During these events, demonstrators have marched along streets and sidewalks, chanted and in some cases conducted what is referred to by the media as “die-ins.” This is a symbolic peaceful act of lying down to create a visual representation in honor of Michael Brown and others. These events are often led by clergy, college students and others who are peacefully trying to make their voices heard. In all instances, local law enforcement have worked to protect the safety of demonstrators and carefully manage the surrounding areas.
The following story from the St. Louis Post-Dispatch discusses one such protest in downtown St. Louis, where demonstrators (under close supervision of law enforcement) briefly closed a section of I-44.
Visitors can be assured that St. Louis is as safe as any other major metropolitan area in the U.S. At the Convention & Visitors Commission, the safety of residents and visitors to our region is our utmost priority. We work closely with officials and local law enforcement to ensure the safety of attendees at events throughout our region.
As you may have seen in news reports, there have been isolated instances where individuals have attempted to use this time for advancement of their own agendas. These activities are not reflective of our community and are not productive in moving the discussion forward to make real lasting change. Local law enforcement officers are trained to identify and manage these individuals.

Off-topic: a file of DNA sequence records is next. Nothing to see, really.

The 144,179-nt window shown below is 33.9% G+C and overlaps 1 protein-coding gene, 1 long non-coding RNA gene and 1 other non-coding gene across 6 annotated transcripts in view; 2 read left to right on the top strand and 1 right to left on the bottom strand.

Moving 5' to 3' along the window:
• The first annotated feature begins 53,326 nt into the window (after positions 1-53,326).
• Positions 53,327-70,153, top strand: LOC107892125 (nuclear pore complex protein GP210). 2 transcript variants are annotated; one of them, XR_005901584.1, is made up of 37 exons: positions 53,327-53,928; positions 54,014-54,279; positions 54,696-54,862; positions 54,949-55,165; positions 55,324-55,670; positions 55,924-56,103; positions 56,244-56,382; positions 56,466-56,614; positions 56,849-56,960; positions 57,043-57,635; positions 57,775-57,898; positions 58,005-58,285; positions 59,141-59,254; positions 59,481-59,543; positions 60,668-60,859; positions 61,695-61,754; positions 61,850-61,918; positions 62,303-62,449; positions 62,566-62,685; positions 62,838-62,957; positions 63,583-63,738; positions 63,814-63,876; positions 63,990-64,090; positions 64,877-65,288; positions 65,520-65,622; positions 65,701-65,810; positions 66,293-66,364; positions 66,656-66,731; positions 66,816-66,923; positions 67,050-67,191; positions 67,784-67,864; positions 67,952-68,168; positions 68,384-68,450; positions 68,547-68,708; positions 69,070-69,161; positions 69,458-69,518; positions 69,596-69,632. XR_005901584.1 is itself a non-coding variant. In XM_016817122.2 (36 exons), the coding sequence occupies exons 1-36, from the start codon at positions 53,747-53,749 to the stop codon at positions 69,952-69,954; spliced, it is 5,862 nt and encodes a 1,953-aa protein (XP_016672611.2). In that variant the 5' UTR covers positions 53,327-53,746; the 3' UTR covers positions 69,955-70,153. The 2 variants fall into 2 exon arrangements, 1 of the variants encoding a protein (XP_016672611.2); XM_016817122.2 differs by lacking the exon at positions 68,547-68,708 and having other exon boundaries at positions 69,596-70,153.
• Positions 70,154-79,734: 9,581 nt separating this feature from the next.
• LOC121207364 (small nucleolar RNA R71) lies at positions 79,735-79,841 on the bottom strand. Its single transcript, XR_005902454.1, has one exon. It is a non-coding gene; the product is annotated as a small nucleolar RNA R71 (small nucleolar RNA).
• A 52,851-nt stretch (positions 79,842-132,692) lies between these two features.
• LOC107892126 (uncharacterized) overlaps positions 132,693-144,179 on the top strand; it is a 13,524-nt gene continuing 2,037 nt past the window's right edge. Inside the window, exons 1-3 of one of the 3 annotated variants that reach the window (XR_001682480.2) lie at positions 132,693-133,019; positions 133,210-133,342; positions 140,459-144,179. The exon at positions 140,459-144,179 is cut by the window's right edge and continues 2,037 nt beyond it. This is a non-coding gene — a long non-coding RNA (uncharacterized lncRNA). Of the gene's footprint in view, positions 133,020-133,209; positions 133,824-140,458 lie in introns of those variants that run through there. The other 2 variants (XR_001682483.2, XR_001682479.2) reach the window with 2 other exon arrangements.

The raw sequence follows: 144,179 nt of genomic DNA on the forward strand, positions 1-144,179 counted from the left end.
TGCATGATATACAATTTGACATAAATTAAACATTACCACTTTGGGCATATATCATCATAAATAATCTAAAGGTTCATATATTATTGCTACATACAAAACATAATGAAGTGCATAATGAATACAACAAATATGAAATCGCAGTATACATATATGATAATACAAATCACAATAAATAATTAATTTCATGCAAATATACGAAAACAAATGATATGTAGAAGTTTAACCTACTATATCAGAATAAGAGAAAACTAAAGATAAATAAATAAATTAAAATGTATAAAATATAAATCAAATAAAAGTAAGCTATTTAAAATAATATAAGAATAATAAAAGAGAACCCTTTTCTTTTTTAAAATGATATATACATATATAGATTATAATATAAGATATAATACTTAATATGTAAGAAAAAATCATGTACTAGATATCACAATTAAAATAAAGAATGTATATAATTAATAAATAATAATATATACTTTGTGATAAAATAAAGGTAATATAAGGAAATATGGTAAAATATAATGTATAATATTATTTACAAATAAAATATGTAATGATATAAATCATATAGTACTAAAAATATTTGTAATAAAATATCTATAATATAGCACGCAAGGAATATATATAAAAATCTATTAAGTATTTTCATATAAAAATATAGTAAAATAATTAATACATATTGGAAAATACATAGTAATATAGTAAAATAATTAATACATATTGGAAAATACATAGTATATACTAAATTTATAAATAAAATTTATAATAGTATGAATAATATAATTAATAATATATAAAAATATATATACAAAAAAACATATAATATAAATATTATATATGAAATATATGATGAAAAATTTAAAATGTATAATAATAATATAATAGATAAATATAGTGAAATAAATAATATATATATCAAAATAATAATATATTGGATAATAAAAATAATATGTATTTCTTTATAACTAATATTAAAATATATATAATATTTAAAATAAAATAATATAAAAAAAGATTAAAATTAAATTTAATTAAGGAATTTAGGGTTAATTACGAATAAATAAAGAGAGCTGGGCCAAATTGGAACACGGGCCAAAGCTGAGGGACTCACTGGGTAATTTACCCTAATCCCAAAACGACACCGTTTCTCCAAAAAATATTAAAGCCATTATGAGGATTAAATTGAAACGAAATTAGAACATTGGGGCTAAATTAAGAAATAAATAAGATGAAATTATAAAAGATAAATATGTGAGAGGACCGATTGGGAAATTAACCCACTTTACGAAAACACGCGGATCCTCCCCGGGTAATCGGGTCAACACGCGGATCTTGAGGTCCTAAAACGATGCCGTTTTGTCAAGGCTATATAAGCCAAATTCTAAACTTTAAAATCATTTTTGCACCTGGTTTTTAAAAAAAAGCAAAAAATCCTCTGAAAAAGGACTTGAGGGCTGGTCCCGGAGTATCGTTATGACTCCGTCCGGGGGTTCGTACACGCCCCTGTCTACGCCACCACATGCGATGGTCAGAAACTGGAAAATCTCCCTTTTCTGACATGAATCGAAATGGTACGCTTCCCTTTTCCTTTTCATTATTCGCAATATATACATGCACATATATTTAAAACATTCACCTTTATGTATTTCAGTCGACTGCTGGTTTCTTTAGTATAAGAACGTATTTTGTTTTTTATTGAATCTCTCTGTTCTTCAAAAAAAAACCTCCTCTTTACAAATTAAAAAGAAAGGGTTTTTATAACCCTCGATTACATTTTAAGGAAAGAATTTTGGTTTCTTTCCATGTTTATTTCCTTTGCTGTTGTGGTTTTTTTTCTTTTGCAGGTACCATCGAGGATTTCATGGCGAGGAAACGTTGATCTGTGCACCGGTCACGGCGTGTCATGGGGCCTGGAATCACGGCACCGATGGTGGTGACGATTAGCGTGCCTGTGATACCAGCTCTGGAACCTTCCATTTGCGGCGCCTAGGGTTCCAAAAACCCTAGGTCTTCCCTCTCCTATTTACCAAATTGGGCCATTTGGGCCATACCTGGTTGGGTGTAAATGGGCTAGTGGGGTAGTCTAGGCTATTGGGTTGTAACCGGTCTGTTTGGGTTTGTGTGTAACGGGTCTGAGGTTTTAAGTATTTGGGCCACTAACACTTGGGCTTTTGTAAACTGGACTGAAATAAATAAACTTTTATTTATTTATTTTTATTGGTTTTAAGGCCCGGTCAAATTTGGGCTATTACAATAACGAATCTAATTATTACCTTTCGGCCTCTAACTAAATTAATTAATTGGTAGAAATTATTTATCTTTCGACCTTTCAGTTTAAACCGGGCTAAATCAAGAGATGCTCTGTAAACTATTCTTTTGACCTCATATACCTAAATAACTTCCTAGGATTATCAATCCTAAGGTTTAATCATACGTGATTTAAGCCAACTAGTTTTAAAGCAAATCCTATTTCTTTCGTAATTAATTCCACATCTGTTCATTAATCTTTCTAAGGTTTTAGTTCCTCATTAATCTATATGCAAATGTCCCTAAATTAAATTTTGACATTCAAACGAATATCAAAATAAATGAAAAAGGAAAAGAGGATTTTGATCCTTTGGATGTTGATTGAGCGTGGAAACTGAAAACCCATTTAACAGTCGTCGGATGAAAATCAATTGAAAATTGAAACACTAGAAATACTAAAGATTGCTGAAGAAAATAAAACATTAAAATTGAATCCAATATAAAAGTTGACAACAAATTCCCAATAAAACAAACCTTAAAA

As part of our normal operations, our security team works closely with Chief Sam Dotson and the St. Louis Metropolitan Police Department to ensure the safety of event attendees at America’s Center and the Edward Jones Dome.
We also understand the concerns some may have regarding policing and the practices of local law enforcement. This is one of the most important tasks given to Gov. Nixon’s Ferguson Commission, which is responsible for developing plans and recommendations in several areas, including racial profiling, community policing and continuing education requirements for law enforcement professionals. More information on these efforts can be found on the Commission’s Web site (www.stlpositivechange.org).
The night of the grand jury announcement, non-peaceful activities occurred in Ferguson and on Grand Avenue in South St. Louis City. Despite the efforts of peaceful protestors, law enforcement and others, unfortunate criminal acts took place that included the looting of businesses, destruction of police vehicles and several buildings in Ferguson and surrounding communities. It is important to note that these events were isolated to property damage and a limited geographic scope, and did not affect the majority of the region.